33_dog_sittingDogs are dogs. While there is virtually no doubt that dogs originated from wolves, they are not wolves, and according to some scientific evidence may have ceased to be wolves as long ago as 100,000+ years. Although that is a short blip geologically, it is, nonetheless, a pretty long time to not be something.

Various studies in the last 20 years have looked at the origins of dogs via their mitochondrial DNA. The results of these studies have raised some interesting theories on the origin of this species. While DNA that determines eye color, curly hair, and earlobe shape, comes half from mom and half from dad, mitochondrial DNA, on the other hand,

comes entirely from the mitochondrial DNA of the mother. In normal sexual reproduction genetic change from one generation to the next is very rapid, as the parental genes are mixed and remixed in new combinations. Mitochondrial DNA, in contrast, can change only by mutation, which takes place quite slowly — at a rate of around one or two percent every 100,000 years. (The Truth About Dogs, Part Two, by Stephen Budiansky, The Atlantic Online, July 1999).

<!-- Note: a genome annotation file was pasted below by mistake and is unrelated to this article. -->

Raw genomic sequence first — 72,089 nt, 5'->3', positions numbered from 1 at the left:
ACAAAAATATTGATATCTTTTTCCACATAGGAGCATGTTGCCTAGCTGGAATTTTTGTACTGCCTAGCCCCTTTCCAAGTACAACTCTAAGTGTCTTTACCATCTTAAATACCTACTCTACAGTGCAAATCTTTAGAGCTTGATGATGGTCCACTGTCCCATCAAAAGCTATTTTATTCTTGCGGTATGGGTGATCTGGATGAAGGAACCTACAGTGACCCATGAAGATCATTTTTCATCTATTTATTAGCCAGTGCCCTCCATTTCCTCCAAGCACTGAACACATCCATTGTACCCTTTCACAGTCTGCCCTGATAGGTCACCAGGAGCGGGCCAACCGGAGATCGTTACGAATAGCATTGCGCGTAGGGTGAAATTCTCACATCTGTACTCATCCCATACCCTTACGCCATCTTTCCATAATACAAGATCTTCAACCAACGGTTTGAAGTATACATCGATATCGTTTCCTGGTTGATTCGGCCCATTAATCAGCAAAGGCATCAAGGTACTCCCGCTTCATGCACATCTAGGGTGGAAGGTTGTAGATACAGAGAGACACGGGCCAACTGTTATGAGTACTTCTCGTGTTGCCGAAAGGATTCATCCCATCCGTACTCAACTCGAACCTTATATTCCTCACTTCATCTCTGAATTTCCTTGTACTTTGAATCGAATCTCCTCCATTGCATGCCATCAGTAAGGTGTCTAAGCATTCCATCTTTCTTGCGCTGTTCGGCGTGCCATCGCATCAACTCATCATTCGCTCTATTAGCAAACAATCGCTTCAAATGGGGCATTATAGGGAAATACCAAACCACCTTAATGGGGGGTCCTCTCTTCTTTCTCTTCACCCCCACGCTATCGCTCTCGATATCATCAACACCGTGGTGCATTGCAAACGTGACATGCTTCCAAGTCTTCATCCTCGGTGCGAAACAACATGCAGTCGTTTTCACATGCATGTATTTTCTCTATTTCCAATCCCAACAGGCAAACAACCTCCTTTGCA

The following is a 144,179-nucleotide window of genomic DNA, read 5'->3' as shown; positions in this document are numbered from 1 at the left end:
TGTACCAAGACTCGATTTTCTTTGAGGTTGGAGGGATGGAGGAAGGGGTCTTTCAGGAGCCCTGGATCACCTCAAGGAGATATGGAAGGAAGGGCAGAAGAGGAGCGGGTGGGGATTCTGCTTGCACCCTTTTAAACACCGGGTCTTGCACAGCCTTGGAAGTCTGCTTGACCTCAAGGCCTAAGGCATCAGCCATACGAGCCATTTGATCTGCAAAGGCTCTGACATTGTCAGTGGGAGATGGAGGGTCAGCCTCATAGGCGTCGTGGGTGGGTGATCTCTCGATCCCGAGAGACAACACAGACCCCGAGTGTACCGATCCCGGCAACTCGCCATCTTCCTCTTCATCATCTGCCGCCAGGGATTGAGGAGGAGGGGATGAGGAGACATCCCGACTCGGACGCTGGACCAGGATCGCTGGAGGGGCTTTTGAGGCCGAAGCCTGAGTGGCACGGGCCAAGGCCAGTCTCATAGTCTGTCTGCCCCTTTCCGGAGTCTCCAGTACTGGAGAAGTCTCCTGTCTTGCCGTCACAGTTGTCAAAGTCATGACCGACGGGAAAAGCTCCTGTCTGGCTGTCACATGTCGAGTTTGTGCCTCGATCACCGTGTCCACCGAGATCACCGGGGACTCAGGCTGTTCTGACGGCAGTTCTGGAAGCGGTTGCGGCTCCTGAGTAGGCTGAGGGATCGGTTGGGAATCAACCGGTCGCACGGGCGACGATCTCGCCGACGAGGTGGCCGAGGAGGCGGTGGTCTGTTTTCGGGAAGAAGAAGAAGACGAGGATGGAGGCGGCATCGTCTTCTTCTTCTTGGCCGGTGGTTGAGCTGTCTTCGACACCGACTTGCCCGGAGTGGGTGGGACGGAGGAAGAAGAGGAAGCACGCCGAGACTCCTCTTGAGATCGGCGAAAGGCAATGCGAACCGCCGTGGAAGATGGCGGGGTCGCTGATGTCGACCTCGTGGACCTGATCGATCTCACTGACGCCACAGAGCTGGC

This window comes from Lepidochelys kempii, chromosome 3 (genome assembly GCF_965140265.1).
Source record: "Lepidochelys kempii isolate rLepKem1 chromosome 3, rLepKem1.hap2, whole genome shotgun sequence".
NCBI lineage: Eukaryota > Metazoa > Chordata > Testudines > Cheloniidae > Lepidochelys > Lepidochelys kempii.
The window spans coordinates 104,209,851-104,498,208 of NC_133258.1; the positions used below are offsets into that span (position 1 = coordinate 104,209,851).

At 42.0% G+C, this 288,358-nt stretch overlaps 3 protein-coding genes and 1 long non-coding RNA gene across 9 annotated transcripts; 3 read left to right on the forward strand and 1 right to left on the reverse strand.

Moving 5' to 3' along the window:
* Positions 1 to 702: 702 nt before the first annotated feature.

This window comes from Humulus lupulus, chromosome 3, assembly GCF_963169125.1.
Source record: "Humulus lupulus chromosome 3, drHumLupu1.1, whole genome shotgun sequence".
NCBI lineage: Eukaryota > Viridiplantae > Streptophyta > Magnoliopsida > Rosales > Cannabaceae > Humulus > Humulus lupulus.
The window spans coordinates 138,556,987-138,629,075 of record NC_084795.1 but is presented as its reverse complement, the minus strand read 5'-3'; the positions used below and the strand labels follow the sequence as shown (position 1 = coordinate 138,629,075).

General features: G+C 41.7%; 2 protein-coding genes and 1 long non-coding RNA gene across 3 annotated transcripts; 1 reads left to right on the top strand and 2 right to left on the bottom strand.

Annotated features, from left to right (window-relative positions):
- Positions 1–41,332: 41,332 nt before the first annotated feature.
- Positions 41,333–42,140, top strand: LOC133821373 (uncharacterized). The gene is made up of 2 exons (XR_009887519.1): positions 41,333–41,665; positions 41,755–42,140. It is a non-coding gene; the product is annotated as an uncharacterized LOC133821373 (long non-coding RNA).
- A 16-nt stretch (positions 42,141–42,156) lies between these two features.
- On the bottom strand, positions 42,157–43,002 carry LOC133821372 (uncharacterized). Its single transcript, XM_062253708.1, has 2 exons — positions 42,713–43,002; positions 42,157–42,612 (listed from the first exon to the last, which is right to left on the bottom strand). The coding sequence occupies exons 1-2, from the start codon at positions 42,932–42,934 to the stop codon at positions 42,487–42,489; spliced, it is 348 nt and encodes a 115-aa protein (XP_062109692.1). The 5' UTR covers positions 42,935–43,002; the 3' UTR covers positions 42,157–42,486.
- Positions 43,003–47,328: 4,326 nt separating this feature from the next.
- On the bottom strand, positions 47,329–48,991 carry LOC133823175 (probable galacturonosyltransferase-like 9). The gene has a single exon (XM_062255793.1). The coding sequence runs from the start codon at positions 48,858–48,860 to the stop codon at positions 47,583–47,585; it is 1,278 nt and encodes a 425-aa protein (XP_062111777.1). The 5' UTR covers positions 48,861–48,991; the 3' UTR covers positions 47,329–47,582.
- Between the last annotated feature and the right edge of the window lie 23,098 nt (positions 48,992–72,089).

Because it changes so very slowly, it can be used to gauge when dogs and wolves first separated, and the results seem to conclude that it happened about 135,000 years ago! There are indications that dogs split from various wolf populations around the world and that there was some interbreeding between wolves and dogs. But, the split did not occur very often, nor was there a lot of interbreeding. Dogs, it seems, left their wild brethren behind and integrated pretty quickly into human society. It also appears that humans and dogs may have conjoined before humans were fully human.